A Review of the Scottish Play

From October 2 – October 11 and October 16 – October 25, the Classic Theatre of San Antonio performed Macbeth, directed by Joe Groscinski. This performance took on one of William Shakespeare’s most famous plays–a tale of fatal ambition, mistrust, and ironic fate.

The stage lights up, a grim glow of green cascading across the platform. It has a ghastly hue, blending with the darkness of the outside theater. I adjust myself in the lawn chair, arms crossed, staring at each end of the green-tinted stage, a loud sense of foreboding filling the empty silence. 

I wait but a few moments, all but the timid sounds of the evening road defying the solemn silence. Suddenly, the theater erupts with noise. Foreign shouts fill the room, the metallic clash of swords and claymores jolting the audience. Actors and actresses rush out from either side of the stage, dressed in Old Scottish warrior garb. The dreadful silence moments before is dispensed, replaced by fury and war.

Then, as suddenly as it began, the noises fade. The soldiers swiftly leave the stage. The theater once again embraces a nothingness, as I wait with fevered anticipation for the first act to begin. 

From October 2 – October 11 and October 16 – October 25, the Classic Theatre of San Antonio performed Macbeth, directed by Joe Groscinski. This performance took on one of William Shakespeare’s most famous plays–a tale of fatal ambition, mistrust, and ironic fate.

The play begins with three witches (Emily Huber, Alyx Gonales, Kayce Roye) discussing their plans to meet Macbeth (John Stillwaggon). After a battle with Norwegians, Macbeth and Banquo (Christina Casella) are confronted by the three witches, who tell Macbeth a prophecy of him becoming King of Scotland. He tells this to Lady Macbeth (Carolyn Dellinger) in the form of a letter. Lady Macbeth scoffs at the indecisive tone of the letter, hardening her own heart and ambition.

Lady Macbeth incites Macbeth to ruthlessly act on the prophecy, as they both plan a series of murders to gain the throne, such as the murder of King Duncan, his friend Banquo, and Macduff’s (Zach Lewis) wife and kids.

Sometime after his reign, Malcolm (Hunter Wulff), Macduff, Siward (John Manzke) and English soldiers march to confront Macbeth in Dunsinane. Shortly before the confrontation, Lady Macbeth kills herself, leaving Macbeth in a stupor before the battle. The forces clash, with Macbeth’s army being defeated, and Macduff killing Macbeth. The performance ends with Malcolm being hailed as King of Scotland. 

There is no doubt that Macbeth being performed in the month of Halloween was intentional, and the phenomenal portrayal of the three witches confirms my suspicions. Although I would hesitate to call this adaptation scary as a whole, it did frame the story’s themes of fate and ambition in a spectacularly grim way. This framing can be seen in John Stillwaggon’s profound portrayal of Macbeth.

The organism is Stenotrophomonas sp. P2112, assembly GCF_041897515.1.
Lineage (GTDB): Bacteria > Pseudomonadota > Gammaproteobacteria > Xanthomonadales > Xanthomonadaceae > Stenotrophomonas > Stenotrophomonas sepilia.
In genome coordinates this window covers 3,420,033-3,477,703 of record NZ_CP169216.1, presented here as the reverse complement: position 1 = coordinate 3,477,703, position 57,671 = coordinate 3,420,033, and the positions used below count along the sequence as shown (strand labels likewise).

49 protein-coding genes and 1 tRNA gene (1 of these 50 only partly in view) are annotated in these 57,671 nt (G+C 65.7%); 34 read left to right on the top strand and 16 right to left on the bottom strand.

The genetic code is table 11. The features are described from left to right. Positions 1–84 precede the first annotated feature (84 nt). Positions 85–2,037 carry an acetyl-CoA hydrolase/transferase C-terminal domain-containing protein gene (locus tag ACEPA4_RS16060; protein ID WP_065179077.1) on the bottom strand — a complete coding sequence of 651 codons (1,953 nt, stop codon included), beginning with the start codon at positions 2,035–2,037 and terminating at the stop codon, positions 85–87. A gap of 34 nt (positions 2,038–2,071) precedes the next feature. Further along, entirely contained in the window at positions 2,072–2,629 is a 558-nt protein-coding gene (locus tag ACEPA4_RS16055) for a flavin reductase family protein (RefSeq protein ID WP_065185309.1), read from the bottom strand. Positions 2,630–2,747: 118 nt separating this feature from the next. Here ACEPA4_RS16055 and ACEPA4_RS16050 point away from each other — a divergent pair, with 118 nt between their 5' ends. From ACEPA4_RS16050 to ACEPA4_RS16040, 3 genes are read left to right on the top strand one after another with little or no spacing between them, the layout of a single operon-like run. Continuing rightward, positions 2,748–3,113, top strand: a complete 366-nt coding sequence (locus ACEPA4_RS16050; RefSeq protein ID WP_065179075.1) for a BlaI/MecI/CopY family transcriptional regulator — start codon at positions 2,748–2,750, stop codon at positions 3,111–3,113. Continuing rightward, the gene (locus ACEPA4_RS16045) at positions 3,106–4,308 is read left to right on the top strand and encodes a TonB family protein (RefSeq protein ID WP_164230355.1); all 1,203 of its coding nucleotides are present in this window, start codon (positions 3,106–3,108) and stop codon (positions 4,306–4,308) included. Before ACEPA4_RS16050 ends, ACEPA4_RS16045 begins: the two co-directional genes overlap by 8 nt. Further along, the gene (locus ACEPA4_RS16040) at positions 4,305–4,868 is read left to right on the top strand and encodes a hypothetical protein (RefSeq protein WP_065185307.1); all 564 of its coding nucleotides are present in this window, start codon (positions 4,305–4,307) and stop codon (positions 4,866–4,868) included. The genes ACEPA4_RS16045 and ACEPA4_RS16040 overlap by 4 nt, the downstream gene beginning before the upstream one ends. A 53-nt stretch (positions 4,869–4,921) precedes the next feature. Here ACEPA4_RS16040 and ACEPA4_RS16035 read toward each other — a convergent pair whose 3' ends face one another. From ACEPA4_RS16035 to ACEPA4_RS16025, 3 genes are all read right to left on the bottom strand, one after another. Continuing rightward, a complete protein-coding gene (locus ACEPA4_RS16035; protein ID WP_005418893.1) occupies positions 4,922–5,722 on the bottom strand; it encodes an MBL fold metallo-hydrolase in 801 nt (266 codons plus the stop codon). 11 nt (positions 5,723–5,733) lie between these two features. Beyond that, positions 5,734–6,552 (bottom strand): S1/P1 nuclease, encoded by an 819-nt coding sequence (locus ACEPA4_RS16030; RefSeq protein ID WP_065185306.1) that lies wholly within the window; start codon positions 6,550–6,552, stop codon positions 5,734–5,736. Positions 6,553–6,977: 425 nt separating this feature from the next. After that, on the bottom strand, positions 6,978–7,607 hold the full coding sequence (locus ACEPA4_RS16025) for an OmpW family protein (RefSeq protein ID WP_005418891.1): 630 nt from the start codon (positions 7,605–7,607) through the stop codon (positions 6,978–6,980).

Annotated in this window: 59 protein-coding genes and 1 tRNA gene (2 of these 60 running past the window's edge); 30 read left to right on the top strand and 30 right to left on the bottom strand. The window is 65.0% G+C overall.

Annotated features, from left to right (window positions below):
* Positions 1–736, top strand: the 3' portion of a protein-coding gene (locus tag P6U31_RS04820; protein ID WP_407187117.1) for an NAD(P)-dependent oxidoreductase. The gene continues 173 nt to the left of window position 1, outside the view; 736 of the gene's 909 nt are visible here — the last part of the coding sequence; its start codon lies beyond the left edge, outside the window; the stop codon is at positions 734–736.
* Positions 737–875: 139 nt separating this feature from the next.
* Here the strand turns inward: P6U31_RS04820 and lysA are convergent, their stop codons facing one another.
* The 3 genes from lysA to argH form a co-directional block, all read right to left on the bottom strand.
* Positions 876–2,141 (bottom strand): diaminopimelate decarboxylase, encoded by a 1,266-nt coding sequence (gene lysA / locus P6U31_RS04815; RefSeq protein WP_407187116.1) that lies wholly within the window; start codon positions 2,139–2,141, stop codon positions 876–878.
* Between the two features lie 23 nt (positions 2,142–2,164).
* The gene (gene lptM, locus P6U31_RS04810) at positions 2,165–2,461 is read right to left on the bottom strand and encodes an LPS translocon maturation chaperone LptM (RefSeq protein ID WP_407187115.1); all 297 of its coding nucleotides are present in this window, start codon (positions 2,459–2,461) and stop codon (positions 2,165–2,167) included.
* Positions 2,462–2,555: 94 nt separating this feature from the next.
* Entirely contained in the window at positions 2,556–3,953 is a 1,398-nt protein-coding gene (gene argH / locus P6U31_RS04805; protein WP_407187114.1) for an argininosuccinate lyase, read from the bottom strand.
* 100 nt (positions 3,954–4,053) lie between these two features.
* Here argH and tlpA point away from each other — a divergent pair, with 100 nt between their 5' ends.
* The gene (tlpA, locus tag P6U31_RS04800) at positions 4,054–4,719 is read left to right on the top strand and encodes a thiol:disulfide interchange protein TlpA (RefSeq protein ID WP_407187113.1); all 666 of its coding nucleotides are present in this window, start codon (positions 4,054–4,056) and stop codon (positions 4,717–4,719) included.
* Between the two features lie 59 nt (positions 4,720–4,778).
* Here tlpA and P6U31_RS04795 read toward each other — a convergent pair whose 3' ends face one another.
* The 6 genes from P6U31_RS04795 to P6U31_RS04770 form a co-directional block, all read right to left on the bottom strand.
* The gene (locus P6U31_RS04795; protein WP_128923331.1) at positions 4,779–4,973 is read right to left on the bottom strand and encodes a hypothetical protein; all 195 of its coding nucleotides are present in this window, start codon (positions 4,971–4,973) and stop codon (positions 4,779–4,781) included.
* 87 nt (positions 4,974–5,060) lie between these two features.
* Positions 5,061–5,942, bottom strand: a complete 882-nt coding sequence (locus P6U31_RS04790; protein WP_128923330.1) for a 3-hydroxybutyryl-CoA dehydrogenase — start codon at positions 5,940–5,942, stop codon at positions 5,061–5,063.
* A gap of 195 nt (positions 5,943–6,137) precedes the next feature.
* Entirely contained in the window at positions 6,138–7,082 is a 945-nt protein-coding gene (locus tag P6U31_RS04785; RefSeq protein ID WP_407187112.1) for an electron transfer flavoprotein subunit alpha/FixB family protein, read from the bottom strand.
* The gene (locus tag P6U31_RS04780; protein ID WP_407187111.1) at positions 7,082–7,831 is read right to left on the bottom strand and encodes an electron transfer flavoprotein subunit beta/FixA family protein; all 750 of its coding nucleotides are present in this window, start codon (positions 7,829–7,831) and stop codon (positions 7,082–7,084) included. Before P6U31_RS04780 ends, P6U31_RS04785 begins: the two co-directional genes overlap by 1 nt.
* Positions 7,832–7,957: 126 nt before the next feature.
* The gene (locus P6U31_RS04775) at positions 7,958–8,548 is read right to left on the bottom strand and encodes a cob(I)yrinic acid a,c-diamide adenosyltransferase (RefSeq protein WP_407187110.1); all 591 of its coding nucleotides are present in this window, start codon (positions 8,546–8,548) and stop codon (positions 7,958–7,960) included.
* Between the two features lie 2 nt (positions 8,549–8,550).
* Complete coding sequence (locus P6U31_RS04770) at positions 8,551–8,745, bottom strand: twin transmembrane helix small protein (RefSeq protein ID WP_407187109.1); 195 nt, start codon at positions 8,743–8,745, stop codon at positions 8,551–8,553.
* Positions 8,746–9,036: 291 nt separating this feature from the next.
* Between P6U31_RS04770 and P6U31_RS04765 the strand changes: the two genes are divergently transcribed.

Stillwaggon’s first appearance comes beside Christina Casella’s Banquo. Here, Banquo’s portrayal serves as a perfect foil, arrogant and haughty, to Stillwaggon’s mirthful yet reserved demeanor. But in their encounter with the three witches, I notice another trait within Stillwaggon’s portrayal: his innocence. 

His interactions are hesitant and wary, his speech and mannerisms filled with reluctance. Stillwaggon bears the mantle of an innocent hero skeptical to the allures of power.

And slowly, he tears this mantle down.

The gradual change from Stillwaggon’s noble portrayal of Macbeth to a murderous tyrant starts with his exchanges with Carolyn Dellinger’s Lady Macbeth. Dellinger’s first scene with Macbeth’s letter is admirable. The mocking tone she adopts when reading his letter compliments her visible contempt for Macbeth’s indecisiveness. Dellinger’s interplay with Stillwaggon is exceptional. She becomes a furious muse, the allure in her tone and speech descending them both into mad ambition. 

Stillwaggon displays the state of Macbeth’s mind to the audience, from his need to appease his wife, to the cascading madness that is accompanied with killing King Duncan. His portrayals of Macbeth’s emotions are so raw and genuine, that I could not help but briefly pardon the mad tyrant he would become. 

But Stillwaggon’s ebbing flow of happiness and guilt, remorse and pride, resolve and fear, is stopped upon news of Lady Macbeth’s death. From there, Macbeth’s famous “Tomorrow soliloquy” is recited.

I always likened the soliloquy to a descent–the first lines filled with frustration and fury, and the last words dying out with disheartened purpose.

But in Stillwaggon’s soliloquy, he presents a tone of disheartened purpose from the very first line. His delivery of each line is desolate and morose, every word like an echo, drawing from the broken will of a hollowed man. In this scene, I cannot feel any sorrow for Macbeth. I feel nothing, as I see not a soul in despair, but a man so hardened and consumed by his fate, he has no soul at all. 

Stillwaggon’s portrayal of Macbeth is profound, from his first appearance to his very end.

Besides the phenomenal acting from the cast, there are many other captivating things about the performance. The battle scenes are well done, with entertaining swordplay and excellent choreography. The appearances of the witches are exceptionally theatrical, with ghastly lighting, chilling sound effects, and their grim attire serving them well. Lastly, the costume and set design is remarkable, allowing the audience to engage with the historic backdrop of the play. 

Overall, I see the performance as a traditional adaptation of Macbeth. However, the individual performances of the cast members are uniquely remarkable, and to certain aspects, revolutionizing.